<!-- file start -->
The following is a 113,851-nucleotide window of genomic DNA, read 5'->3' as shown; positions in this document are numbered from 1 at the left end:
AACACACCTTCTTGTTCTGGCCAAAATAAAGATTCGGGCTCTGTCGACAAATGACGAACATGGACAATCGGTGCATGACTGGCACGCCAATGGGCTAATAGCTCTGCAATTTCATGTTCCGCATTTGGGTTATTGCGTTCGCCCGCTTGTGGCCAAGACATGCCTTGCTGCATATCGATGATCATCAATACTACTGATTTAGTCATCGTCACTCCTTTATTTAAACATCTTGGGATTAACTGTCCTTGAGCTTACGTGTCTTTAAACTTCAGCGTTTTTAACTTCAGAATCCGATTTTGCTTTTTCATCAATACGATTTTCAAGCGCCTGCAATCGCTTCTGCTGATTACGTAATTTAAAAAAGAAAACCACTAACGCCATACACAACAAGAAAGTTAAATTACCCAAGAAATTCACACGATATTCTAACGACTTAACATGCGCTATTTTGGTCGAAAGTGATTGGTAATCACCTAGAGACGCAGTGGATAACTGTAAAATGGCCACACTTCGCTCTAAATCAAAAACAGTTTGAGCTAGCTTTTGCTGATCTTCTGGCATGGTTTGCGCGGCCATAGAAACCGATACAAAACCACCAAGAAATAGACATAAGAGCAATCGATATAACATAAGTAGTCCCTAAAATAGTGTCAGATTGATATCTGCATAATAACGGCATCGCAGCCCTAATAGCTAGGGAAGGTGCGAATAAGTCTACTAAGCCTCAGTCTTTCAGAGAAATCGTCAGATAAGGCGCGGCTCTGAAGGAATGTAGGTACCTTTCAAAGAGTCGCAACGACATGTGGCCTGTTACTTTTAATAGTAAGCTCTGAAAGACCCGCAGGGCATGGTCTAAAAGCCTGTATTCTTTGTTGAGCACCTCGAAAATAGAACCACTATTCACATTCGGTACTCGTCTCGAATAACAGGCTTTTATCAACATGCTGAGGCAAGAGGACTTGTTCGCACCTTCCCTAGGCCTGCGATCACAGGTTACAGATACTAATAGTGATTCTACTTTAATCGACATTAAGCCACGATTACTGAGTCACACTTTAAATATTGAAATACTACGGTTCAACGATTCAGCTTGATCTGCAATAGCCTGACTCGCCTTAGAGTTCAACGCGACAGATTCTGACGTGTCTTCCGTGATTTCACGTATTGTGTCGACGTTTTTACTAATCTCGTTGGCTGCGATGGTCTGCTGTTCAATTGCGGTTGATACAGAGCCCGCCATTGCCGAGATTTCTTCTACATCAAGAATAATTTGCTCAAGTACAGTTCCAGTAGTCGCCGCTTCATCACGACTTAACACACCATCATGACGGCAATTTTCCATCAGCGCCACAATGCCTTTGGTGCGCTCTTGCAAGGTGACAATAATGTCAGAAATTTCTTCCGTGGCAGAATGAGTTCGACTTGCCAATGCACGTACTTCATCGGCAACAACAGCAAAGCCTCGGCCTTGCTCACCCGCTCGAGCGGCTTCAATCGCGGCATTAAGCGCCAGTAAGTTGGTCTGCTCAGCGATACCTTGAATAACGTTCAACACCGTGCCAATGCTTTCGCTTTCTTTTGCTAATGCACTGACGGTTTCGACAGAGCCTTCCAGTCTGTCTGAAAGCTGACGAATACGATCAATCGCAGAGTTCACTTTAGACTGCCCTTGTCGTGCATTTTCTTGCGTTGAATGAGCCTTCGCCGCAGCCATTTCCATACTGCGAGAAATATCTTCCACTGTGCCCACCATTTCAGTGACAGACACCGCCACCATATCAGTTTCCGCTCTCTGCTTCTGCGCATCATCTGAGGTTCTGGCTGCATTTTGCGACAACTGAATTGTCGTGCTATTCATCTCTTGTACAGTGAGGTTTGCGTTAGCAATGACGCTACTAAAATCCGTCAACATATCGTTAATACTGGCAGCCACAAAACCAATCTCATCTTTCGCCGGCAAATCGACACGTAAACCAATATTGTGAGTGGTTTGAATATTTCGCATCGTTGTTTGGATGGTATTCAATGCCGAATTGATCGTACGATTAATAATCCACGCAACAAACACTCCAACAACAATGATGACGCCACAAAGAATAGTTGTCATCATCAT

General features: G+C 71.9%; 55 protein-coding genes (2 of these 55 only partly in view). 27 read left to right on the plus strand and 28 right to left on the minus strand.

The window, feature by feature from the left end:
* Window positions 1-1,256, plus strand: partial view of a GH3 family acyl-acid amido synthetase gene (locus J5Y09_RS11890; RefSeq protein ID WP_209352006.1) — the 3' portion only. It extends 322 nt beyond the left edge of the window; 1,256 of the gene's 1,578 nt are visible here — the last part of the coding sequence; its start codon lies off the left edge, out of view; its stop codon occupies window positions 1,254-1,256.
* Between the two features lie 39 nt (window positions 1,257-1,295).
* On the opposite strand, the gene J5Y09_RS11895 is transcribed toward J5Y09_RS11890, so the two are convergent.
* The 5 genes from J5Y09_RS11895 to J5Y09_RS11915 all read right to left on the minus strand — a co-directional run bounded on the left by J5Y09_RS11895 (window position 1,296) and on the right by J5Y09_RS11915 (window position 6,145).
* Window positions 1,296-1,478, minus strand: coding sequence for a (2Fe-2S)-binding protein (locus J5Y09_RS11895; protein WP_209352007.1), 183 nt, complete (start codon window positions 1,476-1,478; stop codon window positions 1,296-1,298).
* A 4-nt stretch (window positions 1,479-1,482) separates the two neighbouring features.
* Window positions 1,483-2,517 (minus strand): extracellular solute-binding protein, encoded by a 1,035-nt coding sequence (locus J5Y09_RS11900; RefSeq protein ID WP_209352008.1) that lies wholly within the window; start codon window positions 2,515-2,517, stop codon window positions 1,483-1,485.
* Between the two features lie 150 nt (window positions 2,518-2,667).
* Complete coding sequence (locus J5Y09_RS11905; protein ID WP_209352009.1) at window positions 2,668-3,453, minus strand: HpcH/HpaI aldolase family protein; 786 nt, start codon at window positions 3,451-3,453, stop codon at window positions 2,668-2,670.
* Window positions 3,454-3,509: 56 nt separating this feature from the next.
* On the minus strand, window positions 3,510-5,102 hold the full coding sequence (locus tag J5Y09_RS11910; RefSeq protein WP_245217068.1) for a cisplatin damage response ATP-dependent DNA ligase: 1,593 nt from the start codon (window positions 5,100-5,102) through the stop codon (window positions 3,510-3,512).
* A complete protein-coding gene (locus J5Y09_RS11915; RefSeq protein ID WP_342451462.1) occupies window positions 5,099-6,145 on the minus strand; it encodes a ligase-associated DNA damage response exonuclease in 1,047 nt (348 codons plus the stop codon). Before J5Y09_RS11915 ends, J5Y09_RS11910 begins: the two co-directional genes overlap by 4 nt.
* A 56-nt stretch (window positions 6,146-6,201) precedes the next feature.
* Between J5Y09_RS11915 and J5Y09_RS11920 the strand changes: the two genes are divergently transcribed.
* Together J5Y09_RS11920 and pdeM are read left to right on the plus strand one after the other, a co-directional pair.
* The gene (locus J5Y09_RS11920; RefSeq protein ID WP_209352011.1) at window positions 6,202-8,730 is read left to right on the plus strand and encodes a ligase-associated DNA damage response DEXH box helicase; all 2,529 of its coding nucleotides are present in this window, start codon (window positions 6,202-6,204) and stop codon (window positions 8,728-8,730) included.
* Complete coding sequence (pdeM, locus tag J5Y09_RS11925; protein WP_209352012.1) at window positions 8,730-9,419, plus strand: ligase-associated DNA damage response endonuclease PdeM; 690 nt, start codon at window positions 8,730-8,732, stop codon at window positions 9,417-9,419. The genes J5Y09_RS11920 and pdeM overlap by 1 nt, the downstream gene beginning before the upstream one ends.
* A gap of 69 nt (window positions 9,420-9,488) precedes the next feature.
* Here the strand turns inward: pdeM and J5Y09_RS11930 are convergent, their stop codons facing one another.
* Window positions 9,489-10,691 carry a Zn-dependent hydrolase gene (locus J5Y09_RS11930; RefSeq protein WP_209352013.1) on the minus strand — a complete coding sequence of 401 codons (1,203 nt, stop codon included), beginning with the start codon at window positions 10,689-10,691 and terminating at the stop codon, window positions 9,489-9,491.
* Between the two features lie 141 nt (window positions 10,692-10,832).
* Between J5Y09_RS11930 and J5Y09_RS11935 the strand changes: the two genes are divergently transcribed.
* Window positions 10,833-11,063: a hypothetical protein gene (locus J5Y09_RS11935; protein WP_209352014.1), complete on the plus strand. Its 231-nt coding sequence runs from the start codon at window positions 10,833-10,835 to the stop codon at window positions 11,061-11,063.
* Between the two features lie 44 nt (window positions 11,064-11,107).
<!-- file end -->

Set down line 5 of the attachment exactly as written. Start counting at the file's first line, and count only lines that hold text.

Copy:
* Window positions 1-1,256, plus strand: partial view of a GH3 family acyl-acid amido synthetase gene (locus J5Y09_RS11890; RefSeq protein ID WP_209352006.1) — the 3' portion only. It extends 322 nt beyond the left edge of the window; 1,256 of the gene's 1,578 nt are visible here — the last part of the coding sequence; its start codon lies off the left edge, out of view; its stop codon occupies window positions 1,254-1,256.